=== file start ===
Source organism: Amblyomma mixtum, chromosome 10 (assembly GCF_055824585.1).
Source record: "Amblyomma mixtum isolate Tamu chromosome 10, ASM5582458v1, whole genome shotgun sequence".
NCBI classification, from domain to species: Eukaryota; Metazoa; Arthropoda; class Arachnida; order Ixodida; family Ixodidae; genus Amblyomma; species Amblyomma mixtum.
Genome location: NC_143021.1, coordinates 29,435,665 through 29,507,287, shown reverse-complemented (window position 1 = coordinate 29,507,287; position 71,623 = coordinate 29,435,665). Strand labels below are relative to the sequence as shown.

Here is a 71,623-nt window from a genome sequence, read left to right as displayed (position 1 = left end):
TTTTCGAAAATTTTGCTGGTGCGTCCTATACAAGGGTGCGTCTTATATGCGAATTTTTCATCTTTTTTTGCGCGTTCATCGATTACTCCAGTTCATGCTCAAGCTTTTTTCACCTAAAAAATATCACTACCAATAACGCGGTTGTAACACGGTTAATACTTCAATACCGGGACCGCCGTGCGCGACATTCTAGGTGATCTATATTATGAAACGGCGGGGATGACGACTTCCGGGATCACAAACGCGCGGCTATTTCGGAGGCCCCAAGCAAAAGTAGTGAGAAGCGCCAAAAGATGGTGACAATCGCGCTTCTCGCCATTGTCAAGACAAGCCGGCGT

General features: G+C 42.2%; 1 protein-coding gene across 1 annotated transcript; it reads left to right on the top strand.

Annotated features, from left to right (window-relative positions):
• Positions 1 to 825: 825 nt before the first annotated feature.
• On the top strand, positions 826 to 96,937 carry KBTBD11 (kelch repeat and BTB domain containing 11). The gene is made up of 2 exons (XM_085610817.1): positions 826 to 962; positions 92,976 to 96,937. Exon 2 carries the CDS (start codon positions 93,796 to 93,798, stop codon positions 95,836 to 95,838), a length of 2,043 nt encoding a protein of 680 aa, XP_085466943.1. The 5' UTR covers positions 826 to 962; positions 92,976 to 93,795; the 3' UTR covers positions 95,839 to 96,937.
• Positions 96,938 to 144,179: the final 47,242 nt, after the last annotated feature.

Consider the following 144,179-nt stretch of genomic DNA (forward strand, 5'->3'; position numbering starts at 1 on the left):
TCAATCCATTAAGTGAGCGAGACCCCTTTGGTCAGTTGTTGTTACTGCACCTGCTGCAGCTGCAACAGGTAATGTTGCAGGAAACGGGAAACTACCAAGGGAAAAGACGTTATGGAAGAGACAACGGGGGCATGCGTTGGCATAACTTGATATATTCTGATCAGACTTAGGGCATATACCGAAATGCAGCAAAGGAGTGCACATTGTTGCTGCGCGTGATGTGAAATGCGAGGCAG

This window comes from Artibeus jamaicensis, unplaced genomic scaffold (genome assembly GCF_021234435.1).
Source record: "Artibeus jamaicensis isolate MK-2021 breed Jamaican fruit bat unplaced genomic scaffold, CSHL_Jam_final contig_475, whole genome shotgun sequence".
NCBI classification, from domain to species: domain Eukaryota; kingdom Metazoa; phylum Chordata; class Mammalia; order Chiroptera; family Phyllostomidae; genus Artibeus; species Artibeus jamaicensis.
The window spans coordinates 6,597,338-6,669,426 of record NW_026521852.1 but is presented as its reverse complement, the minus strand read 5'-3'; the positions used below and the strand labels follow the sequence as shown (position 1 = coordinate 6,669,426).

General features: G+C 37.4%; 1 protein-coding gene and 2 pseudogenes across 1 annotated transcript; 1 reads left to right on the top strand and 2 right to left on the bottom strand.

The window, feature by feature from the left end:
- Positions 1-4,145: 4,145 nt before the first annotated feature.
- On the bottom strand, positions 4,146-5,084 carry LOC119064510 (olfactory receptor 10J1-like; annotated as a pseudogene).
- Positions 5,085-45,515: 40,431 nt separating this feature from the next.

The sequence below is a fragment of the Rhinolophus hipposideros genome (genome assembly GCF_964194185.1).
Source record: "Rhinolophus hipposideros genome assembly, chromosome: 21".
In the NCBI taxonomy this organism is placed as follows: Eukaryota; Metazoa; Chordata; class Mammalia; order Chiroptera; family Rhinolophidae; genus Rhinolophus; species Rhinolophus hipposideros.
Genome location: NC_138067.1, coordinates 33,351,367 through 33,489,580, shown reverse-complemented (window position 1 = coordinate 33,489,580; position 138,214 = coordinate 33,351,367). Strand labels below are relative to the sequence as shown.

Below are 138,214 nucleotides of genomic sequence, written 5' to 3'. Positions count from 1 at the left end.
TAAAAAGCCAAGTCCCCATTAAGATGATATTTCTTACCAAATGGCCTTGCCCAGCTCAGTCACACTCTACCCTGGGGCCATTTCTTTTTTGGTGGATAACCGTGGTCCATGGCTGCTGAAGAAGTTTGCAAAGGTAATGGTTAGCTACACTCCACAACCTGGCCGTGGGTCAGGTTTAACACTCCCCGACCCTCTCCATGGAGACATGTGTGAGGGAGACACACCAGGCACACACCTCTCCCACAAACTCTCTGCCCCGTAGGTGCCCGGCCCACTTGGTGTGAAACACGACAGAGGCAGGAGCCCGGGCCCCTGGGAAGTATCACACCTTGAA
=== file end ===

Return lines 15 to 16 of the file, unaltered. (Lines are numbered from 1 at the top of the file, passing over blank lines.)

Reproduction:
Source record: "Artibeus jamaicensis isolate MK-2021 breed Jamaican fruit bat unplaced genomic scaffold, CSHL_Jam_final contig_475, whole genome shotgun sequence".
NCBI classification, from domain to species: domain Eukaryota; kingdom Metazoa; phylum Chordata; class Mammalia; order Chiroptera; family Phyllostomidae; genus Artibeus; species Artibeus jamaicensis.